Movie Madness

My movie reviews and rants at your fingertips.

Monthly Archives: February 2012

Tyler Perry, the Superstar You Need to Know

Last weekend I ventured to the theaters to see Tyler Perry’s Good Deeds with my parents. Watching it got me thinking about the empire Perry has erected over these past 6 years since Madea first exploding on the big screen in Diary of a Mad Black Woman. Despite regularly being dismissed by the critics, his films regularly open as either first or second place at the box office and end up turning a tidy profit before home video release. With a track record where all his films end up in the black, why is he not a bigger force in Hollywood?

2012 will test his starring power with him taking over for Morgan Freeman in Alex Cross, the first lead role in a film he hasn’t written. But regardless of how this goes, Perry has a tried and true business to fall back on. I, for one, am rooting for him.

I was first recommended Tyler Perry’s Diary of a Mad Black Woman from my commander over a holiday break while I was in the Air Force. I fell in love with Madea and the world Perry had created. After recommending it to my parents and sister, I found a fellow fan in my friend Tori. From there, I became hooked.

With all of Perry’s films, they follow a simple course. In a world where films are budget close to $100 million, Perry creates smaller, more intimate fare. Like fellow director Christopher Guest, Perry usually uses the same actors over multiple films. This troupe feel, helps carve the name into a brand all its own. When you see a film from Guest or Perry, you know the film will fit distinctly in that mode. In the case of Perry, the film will combine elements of drama, comedy, faith, and a splash of melodrama to give you a two-hour experience you won’t find with anyone else.

As the name Tyler Perry becomes more synonymous with successful films, Hollywood needs to pay close attention. So far, Perry’s imitators borrow too heavily from the surface story of his films. Perry has introduced a rise in African-American and minority films billed as box office viable. The problem this introduces is why Spike Lee was so against Perry’s films. Yes, the casts of Perry’s films are predominately black, but the film isn’t about the skin tone. His copycats miss this. Perry has a universal appeal that is ignored by many who believe that his films are all about race.

With all of Perry’s films, love and community are central themes. I can count many examples in which white actors anchor a film that ignores this, alienating the audience. I know skin color, gender, and sexual identity are issues that far from reaching equality they so rightly deserve, but love can wash all this inequality away. Perry has flawed protagonists who are struggling with the flawed love of their lives. He tells stories of revelation and redemption. They may not be for everyone, but his films deserve a larger audience than the loyal fans who flock to his films everytime one opens.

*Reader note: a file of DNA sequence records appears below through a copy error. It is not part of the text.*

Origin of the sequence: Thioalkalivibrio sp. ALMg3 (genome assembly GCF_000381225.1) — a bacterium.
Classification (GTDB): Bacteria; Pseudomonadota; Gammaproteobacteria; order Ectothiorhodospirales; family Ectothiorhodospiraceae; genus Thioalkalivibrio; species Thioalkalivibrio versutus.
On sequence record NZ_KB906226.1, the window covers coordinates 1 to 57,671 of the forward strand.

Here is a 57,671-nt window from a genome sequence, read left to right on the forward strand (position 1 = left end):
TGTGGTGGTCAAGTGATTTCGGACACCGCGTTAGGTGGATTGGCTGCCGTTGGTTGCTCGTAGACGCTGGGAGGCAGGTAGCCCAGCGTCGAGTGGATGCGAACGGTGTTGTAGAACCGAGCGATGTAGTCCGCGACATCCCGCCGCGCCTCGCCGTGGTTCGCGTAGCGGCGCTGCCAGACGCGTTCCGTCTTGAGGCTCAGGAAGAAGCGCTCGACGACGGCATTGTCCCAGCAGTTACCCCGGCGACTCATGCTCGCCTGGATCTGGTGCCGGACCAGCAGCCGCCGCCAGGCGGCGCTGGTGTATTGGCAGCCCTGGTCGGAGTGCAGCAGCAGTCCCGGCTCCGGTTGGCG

I know I’m known for being critical of films, and that is what a majority of these other entries consist of. Perry’s films, from a critical standpoint, aren’t masterpieces; but that is beside the point. His films are family-friendly tales that are as enriching as they are profitable. Of all the directors in cinema today, he knows his audience the best. His film ideas may start to wear thin as he continues to milk the sources he’s used so far, but I honestly believe he is capable of becoming Oscar nominated someday if he is willing to push himself creatively. A few years ago, he put his name on Precious as producer. Precious was a tale that was a more graphic and real take on many of the same themes Perry tackles in his films. Hopefully, one day we’ll see his star rise even higher than where he is now. For my family (diehard Perry fans), we hope so.

If Good Deeds is any indication, Perry doesn’t need Madea to make an engaging film. In fact, I think he really opens things up creatively when his signature character isn’t in the picture. Of all his non-Madea roles, this is my favorite (though Michael Jai White made the Why Did I Get Married? movies pretty comical). He hones the story into a concise and interesting story that takes a look into the chasm between the have and have-nots, which is especially poignant given the constant reminders we experience in the news today about the 1%. I highly recommend Good Deeds to anyone who is willing to give Perry’s films a shot (3 out of 5 stars). Of all the movies that have come out this year, this is the first release to give me something to think about. And in the January/February movie schedule, that is something incredibly lacking. A solid film that only deepened my appreciation and passion for his films. If I were to work in film, I’d send my résumé in a heartbeat. Edward Burns would be the next place I’d apply. Filmmaking is evolving, and these men know where it is going.


Time for a Sequel

Snake Plissken. Criminal. Veteran. Eyepatch.

A few nights ago, I finally sat down and revisited one of John Carpenter’s classic early films, Escape from New York. But it wasn’t just enough to see Snake Plissken in just one film, I had to see the sequel too, Escape from L.A. A fan of Carpenter’s early films, I found myself accepting the first film because of the great chemistry Carpenter had with Kurt Russell (the year following Escape from New York’s release, the two released the masterpiece The Thing). I loved Russell’s character; Plissken was not a hero sent in to a dangerous place to save the day, he is blackmailed. With no other choice, Plissken overcomes the odds and saves the President before all the hoodlums of Manhattan Island, now a prison, kill him.